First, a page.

Since the all uppercase topic seems to still be hotly debated, I thought I’d write a quick update. It appears there was a research study done in 2007 that I missed when I first wrote the post. The research confirms, as I said 8 years ago, that:
All uppercase letters are not inherently harder to read.
All uppercase letters don’t slow down reading speed.
In fact, in this study, done with both normal vision and low vision readers, people with low vision performed BETTER with all uppercase letters, presumably because they were larger.
This better performance effect with all uppercase disappeared when they increased the size of the font so that it was large even in upper and lower case.
All uppercase letters did not slow down the normal vision people.
It’s a small sample size, but it was statistically significant, and so far as I know there is still no research showing the opposite, so, I’m sticking to the idea for now, that all uppercase letters are not inherently harder to read.
I am taking a chance here, because I know that the subject of fonts is always controversial, and if I say that you should use fonts that are hard to read I’ll be blasted by many of my readers! But I have to share this fascinating research on how mental processing changes in some surprising ways when people read text that is in a hard to read font vs. an easy to read font. Below is the video.
For more information check out:
Daniel Kahneman’s book Thinking Fast And Slow
and my new book (when it comes out in March 2013 — available for pre-order now at Amazon) How To Get People To Do Stuff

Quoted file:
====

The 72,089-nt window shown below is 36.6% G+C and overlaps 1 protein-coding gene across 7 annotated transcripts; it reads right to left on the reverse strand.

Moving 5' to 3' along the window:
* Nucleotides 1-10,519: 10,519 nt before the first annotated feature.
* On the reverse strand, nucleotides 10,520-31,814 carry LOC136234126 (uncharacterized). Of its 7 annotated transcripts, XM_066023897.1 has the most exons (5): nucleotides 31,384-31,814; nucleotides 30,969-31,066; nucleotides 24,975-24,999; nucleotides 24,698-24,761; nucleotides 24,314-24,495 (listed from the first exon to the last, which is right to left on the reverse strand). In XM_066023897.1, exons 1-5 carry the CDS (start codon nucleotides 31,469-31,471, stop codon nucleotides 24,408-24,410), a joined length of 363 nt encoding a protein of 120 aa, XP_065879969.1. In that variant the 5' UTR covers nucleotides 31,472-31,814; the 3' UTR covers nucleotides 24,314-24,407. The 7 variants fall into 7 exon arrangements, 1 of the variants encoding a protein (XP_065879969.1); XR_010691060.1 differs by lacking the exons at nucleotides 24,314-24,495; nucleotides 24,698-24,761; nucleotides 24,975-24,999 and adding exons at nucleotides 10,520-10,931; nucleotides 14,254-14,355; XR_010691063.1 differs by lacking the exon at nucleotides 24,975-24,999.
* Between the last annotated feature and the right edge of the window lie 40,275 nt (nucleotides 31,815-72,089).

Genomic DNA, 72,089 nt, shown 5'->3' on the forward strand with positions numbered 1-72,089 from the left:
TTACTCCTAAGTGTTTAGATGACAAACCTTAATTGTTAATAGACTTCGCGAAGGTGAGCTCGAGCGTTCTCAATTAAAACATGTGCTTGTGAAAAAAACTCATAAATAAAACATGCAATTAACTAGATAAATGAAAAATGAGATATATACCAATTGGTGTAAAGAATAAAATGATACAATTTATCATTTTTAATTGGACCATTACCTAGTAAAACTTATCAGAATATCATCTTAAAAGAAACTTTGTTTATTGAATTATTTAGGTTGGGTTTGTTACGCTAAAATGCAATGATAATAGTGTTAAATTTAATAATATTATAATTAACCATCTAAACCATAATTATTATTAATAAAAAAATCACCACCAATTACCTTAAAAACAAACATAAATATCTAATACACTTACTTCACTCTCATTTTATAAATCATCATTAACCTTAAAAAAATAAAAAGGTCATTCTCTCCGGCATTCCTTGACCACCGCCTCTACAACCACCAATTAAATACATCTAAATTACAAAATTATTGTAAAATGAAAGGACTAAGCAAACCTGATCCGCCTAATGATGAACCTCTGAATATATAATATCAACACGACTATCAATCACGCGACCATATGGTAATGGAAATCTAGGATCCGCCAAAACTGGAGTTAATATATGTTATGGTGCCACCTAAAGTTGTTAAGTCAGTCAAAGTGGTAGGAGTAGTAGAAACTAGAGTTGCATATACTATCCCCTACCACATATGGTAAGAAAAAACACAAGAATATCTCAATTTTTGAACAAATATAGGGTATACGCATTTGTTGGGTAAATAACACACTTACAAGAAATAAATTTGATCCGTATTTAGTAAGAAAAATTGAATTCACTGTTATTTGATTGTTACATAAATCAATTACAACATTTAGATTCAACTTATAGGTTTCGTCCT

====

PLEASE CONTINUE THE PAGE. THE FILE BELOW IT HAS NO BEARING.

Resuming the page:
In a previous video on confirmation bias I talk about Daniel Kahneman’s idea of System 1 (quick, intuitive) thinking vs. System 2 thinking (slow, logical, analytical). Kahneman’s research shows that when a font is easy to read then System 1 thinking does its usual thing — makes quick decisions, which are not always accurate. When a font is harder to read, System 1 gives up and System 2 takes over. Which means that people will think harder and more analytically when a font is hard to read. I’m NOT suggesting you intentionally make fonts hard to read in the text you have at websites and in other places, but these findings do make me pause and think about whether we are all inadvertently or purposely encouraging people not to think about what they are reading.
Ok, let’s hear it! I know you will all want to weigh in on this one!
I’ve been a fan of Kevin Larson’s writing about fonts, typography and online reading for some time. I mention him in my latest book, 100 Things Every Designer Needs To Know About People.
Kevin is a reading psychologist that works with typographers at Microsoft. He’s part of a team at Microsoft with a goal to make reading online as easy and enjoyable as reading from paper. I recently interviewed Kevin for a podcast.
When it comes to fonts, size matters a lot. The font size needs to be big enough so that people can read it without strain.
Not just old folks — For older people this is critical. Starting in their 40’s, most people have increasing difficulty reading small fonts. But it’s not just older people that need fonts to be bigger. I’ve conducted many usability tests on web sites and heard people in their late teens and early 20’s make spontaneous comments about the font being too small.
x-height magic — Some fonts can be the same size as others, but look bigger, due to the x-height. The x-height is literally the height of the small letter x in the font family. Look at the illustration at the top of the post to see how the x-height is measured. Different fonts have different x-heights, and as a result, some fonts look larger than others, even though they are the same font point size.